Tuesday, December 13, 2016

Richard Roxburgh For GQ Menswear Men Of The Year Awards 2016

My relationship with GQ Magazine was one of hostility when we began. It was just before the GFC and I was some pip-squeak parvenu who thought he had a self-entitled right to be featured in their magazine over and above the big European and American brands because I was making in Australia and because I was focusing on quality. In life I have learned that self-entitlement is a dangerous thing and can lead to great unhappiness. GQ often did nothing to support us and continued to remind me in emails that nobody could buy their content and if they didn't want to write content about us that was their God-given right ....

So in the end I spent a great deal of time writing my own blog content and generating my own following and hoped that one day they might see that I meant what I said. It was probably a good thing since it caused me to stay the course with keeping production small and local and trying our best to build our database one bow at a time. 

When eventually GQ saw that I wasn't mucking around they eventually included us in their magazine and this year, as it was last year, it was a privilege to see our bow ties on their Men Of The Year, not to mention this superlative shot of Richard Roxburgh which was styled by Brad Homes at GQ, who I think has a big future. 

And when we posted this particular image to our wall it was met with a comment from Brad who wrote 'best bow ties in the business'. We're still a niche marketed product, we're still making our bow ties in Australia, we still have no prospects of becoming the next Ralph Lauren - but hey, that's nice to know we got one product line right. Let us hope we crack the unisex market now with our silk eye shades!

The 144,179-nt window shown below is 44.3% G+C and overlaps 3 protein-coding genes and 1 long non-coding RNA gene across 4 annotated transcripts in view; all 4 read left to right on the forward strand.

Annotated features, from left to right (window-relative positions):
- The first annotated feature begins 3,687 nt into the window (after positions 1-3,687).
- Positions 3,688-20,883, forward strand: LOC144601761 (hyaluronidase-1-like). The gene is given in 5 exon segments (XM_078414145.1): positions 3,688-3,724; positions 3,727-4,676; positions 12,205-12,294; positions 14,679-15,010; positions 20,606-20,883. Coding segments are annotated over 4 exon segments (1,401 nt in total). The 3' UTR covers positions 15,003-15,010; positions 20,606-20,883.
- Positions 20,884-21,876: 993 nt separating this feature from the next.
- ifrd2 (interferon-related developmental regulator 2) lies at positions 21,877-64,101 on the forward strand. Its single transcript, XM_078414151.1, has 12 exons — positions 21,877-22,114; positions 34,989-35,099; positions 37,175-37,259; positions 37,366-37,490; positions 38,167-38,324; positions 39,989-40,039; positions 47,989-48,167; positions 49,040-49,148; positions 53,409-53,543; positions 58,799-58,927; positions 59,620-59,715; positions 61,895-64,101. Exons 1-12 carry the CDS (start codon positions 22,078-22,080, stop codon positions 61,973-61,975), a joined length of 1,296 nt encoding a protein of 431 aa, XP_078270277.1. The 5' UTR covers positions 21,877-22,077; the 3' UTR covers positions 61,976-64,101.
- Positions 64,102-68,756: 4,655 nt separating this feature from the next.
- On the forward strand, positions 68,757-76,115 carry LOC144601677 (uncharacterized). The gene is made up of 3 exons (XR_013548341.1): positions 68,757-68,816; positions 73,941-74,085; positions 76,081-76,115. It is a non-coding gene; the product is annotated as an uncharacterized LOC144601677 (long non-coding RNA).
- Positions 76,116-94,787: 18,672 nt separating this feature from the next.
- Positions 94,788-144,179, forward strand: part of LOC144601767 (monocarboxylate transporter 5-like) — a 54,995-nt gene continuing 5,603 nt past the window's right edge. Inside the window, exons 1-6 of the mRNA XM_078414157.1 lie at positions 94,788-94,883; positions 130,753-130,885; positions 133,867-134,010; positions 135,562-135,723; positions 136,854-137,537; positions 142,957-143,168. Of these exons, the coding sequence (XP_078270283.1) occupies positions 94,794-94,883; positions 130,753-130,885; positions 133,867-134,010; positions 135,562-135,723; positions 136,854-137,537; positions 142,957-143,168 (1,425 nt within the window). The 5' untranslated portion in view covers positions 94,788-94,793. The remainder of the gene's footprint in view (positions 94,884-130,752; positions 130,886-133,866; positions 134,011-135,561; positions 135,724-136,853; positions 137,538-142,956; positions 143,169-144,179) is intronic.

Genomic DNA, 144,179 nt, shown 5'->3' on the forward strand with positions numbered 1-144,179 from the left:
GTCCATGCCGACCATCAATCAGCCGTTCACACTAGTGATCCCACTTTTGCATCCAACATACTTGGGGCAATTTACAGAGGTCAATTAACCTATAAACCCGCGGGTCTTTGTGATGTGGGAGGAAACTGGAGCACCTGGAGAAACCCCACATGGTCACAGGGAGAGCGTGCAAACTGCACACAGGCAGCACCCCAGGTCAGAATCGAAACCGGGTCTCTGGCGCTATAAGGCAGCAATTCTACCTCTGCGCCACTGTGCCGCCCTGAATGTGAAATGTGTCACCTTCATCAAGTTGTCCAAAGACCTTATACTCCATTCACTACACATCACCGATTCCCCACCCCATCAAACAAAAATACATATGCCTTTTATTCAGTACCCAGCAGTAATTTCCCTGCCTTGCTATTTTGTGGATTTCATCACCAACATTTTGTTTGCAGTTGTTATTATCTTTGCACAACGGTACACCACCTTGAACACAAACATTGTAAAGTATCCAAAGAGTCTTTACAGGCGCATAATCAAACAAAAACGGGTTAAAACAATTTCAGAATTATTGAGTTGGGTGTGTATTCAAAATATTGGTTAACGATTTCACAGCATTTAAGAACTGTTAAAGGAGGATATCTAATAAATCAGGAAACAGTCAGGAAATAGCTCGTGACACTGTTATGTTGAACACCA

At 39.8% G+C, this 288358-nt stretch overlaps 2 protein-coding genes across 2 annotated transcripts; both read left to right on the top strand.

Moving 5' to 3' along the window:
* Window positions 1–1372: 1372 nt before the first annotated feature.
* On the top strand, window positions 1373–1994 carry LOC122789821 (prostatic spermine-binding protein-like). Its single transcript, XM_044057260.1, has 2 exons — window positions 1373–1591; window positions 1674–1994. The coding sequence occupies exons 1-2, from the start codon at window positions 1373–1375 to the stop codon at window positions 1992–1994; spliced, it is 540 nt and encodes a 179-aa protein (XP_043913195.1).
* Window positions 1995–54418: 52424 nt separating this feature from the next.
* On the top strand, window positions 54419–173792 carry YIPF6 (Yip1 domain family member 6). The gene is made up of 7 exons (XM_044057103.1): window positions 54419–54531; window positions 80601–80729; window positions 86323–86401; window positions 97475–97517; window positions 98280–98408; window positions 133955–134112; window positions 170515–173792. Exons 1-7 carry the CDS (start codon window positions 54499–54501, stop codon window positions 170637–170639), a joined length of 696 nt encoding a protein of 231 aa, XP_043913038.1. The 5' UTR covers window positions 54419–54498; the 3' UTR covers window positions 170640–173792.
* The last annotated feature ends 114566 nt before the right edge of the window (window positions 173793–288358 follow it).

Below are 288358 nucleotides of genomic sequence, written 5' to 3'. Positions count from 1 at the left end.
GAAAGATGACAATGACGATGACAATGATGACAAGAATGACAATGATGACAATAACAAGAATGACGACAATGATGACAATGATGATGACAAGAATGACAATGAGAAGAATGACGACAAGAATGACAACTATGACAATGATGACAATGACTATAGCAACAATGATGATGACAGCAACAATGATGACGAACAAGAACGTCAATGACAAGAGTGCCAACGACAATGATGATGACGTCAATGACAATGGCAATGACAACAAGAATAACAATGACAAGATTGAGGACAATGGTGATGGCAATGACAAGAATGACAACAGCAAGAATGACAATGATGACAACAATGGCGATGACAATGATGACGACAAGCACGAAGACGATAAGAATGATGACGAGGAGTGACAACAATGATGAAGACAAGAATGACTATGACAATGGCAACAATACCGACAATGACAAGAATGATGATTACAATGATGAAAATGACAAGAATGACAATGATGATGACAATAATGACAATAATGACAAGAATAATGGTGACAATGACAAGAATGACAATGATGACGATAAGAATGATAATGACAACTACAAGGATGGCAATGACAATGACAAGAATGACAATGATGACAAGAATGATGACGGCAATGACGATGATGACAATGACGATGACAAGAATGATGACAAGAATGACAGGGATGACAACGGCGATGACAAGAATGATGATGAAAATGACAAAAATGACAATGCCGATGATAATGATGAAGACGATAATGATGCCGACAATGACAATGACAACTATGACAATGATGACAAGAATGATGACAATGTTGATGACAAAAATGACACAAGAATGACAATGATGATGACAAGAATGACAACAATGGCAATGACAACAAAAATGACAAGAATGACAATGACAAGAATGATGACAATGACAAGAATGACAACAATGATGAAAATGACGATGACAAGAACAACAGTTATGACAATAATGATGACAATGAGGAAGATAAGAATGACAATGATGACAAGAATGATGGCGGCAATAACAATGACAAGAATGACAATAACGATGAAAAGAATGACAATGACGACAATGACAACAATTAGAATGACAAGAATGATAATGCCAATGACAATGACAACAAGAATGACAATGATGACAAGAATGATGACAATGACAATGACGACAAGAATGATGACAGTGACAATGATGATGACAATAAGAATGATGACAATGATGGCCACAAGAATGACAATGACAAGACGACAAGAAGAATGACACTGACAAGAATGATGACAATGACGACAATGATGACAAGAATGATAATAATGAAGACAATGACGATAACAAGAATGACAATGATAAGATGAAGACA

Thank you Brad for the compliment and GQ for taking your time to appreciate what we do. It helped keep us on the straight and narrow. 

Why We Value Your Feedback

The internet is a strange place as you very rarely get to meet anyone face to face in my experience. The closest most get is by phone or online chat. But the simple fact is that for the most part some human interaction had to occur for your transaction to place. At one end is the customer with his expectations, at the other a supplier of the goods or services who is hoping to keep that customer happy and funnel them into becoming a repeat customer. So it doesn't matter how automated your systems are or how clever you are at marketing, you can't avoid that relationship and mostly what we really love about that is the final human interaction or that finesse of being in the hands of someone competent and capable - that is why I love buying perfumes from Hermes in the city.